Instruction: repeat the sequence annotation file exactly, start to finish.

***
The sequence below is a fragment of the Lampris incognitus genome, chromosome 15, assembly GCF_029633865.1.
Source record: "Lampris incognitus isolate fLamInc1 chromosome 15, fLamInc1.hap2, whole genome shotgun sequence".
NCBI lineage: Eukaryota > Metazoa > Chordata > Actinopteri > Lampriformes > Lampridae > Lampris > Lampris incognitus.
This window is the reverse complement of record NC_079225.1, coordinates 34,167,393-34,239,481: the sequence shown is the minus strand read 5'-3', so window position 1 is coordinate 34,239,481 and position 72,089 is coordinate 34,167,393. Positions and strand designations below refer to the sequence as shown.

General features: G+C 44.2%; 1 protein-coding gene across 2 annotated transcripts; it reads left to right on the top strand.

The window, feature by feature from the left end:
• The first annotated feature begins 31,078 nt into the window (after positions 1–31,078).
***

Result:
The sequence below is a fragment of the Lampris incognitus genome, chromosome 15, assembly GCF_029633865.1.
Source record: "Lampris incognitus isolate fLamInc1 chromosome 15, fLamInc1.hap2, whole genome shotgun sequence".
NCBI lineage: Eukaryota > Metazoa > Chordata > Actinopteri > Lampriformes > Lampridae > Lampris > Lampris incognitus.
This window is the reverse complement of record NC_079225.1, coordinates 34,167,393-34,239,481: the sequence shown is the minus strand read 5'-3', so window position 1 is coordinate 34,239,481 and position 72,089 is coordinate 34,167,393. Positions and strand designations below refer to the sequence as shown.

General features: G+C 44.2%; 1 protein-coding gene across 2 annotated transcripts; it reads left to right on the top strand.

The window, feature by feature from the left end:
• The first annotated feature begins 31,078 nt into the window (after positions 1–31,078).